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```									                Problem Solving /
Decision Making
Kepner-Tregoe
The New Rational Manager
Chapter 7

Problem Solving / Decision Making      Chapter 7 - 1
Chapter 7 Contents
 Situation Appraisal, Tool for Evaluation
 Situation Appraisal Techniques
 Situation Appraisal in Practice

Problem Solving / Decision Making                  Chapter 7 - 2
Where to Begin?
 When  faced with a situation, we may
experience confusion and uncertainty
over where to begin.
 We may struggle to recognize and
break apart actions that overlap and are
required to address the situation.

Problem Solving / Decision Making               Chapter 7 - 3
More on Where to Begin
   A manager who is skilled at the three basic
rational processes of PA, DA, and PP(O)A is
more efficient than one who is not.
   These three rational processes are analytical in
nature - there purpose is to analyze and resolve
   But to be more effective, a manager must also
be skilled at another rational process:
Situation Appraisal (SA)
   SA is an evaluative technique leading to the
proper selection and use the analytical techniques
Problem Solving / Decision Making                       Chapter 7 - 4
SA Techniques
 Listthreats and opportunities
 Separate and clarify concerns
 Consider seriousness, urgency, and
growth
 Determine analysis needs
 Determine help needed
 See W Fig 16 p 169, B Fig 13 p 165

Problem Solving / Decision Making             Chapter 7 - 5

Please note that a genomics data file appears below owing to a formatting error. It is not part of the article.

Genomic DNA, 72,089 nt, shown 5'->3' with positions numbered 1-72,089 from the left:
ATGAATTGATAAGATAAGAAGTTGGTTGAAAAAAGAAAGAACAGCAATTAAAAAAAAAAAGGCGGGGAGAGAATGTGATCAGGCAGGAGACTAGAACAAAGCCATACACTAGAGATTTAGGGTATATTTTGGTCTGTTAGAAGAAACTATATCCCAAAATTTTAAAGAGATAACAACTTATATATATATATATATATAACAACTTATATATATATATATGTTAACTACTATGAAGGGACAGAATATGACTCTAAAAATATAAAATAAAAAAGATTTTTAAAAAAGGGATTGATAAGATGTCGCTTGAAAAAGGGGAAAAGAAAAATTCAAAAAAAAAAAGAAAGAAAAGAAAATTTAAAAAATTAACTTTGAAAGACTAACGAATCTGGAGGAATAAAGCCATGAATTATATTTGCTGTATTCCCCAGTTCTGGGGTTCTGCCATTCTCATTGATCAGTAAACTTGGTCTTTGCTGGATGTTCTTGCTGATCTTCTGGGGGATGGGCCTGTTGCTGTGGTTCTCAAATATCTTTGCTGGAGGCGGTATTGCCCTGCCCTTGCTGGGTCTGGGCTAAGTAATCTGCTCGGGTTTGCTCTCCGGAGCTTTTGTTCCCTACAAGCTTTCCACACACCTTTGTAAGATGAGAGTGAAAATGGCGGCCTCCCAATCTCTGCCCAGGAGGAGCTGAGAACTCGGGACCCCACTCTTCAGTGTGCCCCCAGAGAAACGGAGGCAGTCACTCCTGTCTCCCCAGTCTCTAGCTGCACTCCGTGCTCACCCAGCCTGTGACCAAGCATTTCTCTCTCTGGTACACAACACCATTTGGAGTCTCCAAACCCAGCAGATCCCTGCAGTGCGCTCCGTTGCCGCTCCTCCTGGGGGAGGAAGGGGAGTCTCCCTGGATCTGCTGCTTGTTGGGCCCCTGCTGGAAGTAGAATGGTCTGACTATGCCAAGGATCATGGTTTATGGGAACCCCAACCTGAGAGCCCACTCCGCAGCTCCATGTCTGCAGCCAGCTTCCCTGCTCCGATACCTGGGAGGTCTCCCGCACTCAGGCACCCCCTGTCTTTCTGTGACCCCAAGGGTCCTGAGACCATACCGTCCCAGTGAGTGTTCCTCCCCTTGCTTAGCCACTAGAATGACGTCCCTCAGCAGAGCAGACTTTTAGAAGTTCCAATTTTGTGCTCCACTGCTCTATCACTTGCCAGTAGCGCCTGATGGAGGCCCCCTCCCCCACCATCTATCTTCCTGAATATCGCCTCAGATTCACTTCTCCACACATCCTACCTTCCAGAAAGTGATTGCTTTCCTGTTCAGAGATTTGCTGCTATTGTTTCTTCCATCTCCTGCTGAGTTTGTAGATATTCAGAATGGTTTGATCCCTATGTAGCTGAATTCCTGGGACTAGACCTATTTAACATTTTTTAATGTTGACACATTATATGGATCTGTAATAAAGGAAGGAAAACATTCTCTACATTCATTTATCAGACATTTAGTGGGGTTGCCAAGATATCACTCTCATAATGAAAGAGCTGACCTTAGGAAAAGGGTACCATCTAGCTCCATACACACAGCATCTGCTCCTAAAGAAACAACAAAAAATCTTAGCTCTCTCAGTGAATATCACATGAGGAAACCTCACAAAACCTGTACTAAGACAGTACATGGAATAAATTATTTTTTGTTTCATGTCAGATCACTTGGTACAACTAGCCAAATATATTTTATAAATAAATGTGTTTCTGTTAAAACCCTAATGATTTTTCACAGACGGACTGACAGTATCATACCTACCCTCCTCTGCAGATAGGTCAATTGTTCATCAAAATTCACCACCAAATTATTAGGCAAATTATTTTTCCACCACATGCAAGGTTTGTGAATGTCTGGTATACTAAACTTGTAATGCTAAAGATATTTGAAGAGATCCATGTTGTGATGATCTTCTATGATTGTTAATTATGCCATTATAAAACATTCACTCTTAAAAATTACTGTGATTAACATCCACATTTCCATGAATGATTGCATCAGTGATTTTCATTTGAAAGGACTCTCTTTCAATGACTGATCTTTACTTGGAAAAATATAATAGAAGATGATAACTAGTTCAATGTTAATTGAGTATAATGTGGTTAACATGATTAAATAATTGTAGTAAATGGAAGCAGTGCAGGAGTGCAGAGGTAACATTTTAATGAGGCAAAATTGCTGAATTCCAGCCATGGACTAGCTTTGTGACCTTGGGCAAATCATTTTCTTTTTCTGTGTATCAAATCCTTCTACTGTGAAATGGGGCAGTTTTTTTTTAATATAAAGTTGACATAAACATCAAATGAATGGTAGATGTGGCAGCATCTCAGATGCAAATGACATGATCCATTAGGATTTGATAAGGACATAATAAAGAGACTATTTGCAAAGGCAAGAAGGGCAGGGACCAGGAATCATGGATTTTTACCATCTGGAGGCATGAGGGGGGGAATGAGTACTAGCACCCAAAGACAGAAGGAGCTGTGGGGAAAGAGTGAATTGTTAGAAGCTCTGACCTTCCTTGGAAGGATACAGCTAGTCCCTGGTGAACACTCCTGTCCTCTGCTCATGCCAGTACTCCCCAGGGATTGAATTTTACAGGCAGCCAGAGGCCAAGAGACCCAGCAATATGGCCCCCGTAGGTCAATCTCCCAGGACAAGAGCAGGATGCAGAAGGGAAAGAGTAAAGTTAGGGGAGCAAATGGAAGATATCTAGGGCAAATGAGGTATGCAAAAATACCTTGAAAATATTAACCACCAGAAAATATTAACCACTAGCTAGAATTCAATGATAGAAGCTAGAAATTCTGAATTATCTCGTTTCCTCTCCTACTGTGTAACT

List Threats and Opportunities
Four Activities
 Listcurrent deviations, threats, and
opportunities
 Review progress against goals
 Look ahead for surprises
 Search for improvement

Problem Solving / Decision Making          Chapter 7 - 6
List Threats and Opportunities
Specific Questions
 Where are we not meeting standards?
 What problems remain unsolved?
 What recommendations are we working
on?
 What decisions need to be made?
 What major projects, systems, or plans are
about to be implemented?
 What bothers us about …..?

Problem Solving / Decision Making              Chapter 7 - 7
Separate and Clarify
Concerns
 Most   issues are more complex than they
first appear
 “It is unlikely that employing the
separation step of Situation Appraisal
will be a waste of time.”

Problem Solving / Decision Making             Chapter 7 - 8
Separate and Clarify Specific
Questions
 Do we think one action will resolve this?
 Do we agree on the reason for our concern?
 What evidence do we have that this is a
concern?
 What do we mean by ….?
 What is actually happening in this
situation? Anything else?
 What actions are suggested?

Problem Solving / Decision Making             Chapter 7 - 9
Separate and Clarify
Specific Questions
 Together,              these questions get below the
surface
 They shift us from subjective opinion to
verifiable information
 FACTS and DATA!

Problem Solving / Decision Making                  Chapter 7 - 10
Separate and Clarify
Specific Questions
 “Without    the separating questions, it is
entirely possible for people to sit
through an entire meeting in the
mistaken certainty that their individual,
disparate assessments of a situation
represent the understanding of the
group at large.”